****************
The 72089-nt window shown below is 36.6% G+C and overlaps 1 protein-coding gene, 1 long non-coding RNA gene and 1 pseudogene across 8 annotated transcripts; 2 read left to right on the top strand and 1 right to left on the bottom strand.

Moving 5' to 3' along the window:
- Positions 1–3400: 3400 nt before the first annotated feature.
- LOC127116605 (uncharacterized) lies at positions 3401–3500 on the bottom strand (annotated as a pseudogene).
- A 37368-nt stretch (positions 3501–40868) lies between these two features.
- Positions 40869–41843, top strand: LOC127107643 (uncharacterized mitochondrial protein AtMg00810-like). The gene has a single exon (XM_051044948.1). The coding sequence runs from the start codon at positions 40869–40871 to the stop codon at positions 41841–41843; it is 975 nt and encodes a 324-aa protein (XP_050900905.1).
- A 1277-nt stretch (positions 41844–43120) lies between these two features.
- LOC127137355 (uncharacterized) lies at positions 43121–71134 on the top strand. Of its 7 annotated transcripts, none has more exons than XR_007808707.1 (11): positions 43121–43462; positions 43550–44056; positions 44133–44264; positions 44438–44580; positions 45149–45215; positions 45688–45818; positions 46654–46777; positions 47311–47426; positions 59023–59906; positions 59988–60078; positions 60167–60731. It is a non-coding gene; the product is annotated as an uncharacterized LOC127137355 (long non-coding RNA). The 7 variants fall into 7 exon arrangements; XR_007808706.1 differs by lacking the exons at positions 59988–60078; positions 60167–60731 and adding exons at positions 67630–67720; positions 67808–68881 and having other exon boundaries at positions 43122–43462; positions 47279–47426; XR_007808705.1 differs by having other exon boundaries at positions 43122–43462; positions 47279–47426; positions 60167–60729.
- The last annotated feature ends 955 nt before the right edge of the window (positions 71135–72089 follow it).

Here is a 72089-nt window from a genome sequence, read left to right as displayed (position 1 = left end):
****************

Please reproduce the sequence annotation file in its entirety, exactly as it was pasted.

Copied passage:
The 72089-nt window shown below is 36.6% G+C and overlaps 1 protein-coding gene, 1 long non-coding RNA gene and 1 pseudogene across 8 annotated transcripts; 2 read left to right on the top strand and 1 right to left on the bottom strand.

Moving 5' to 3' along the window:
- Positions 1–3400: 3400 nt before the first annotated feature.
- LOC127116605 (uncharacterized) lies at positions 3401–3500 on the bottom strand (annotated as a pseudogene).
- A 37368-nt stretch (positions 3501–40868) lies between these two features.
- Positions 40869–41843, top strand: LOC127107643 (uncharacterized mitochondrial protein AtMg00810-like). The gene has a single exon (XM_051044948.1). The coding sequence runs from the start codon at positions 40869–40871 to the stop codon at positions 41841–41843; it is 975 nt and encodes a 324-aa protein (XP_050900905.1).
- A 1277-nt stretch (positions 41844–43120) lies between these two features.
- LOC127137355 (uncharacterized) lies at positions 43121–71134 on the top strand. Of its 7 annotated transcripts, none has more exons than XR_007808707.1 (11): positions 43121–43462; positions 43550–44056; positions 44133–44264; positions 44438–44580; positions 45149–45215; positions 45688–45818; positions 46654–46777; positions 47311–47426; positions 59023–59906; positions 59988–60078; positions 60167–60731. It is a non-coding gene; the product is annotated as an uncharacterized LOC127137355 (long non-coding RNA). The 7 variants fall into 7 exon arrangements; XR_007808706.1 differs by lacking the exons at positions 59988–60078; positions 60167–60731 and adding exons at positions 67630–67720; positions 67808–68881 and having other exon boundaries at positions 43122–43462; positions 47279–47426; XR_007808705.1 differs by having other exon boundaries at positions 43122–43462; positions 47279–47426; positions 60167–60729.
- The last annotated feature ends 955 nt before the right edge of the window (positions 71135–72089 follow it).

Here is a 72089-nt window from a genome sequence, read left to right as displayed (position 1 = left end):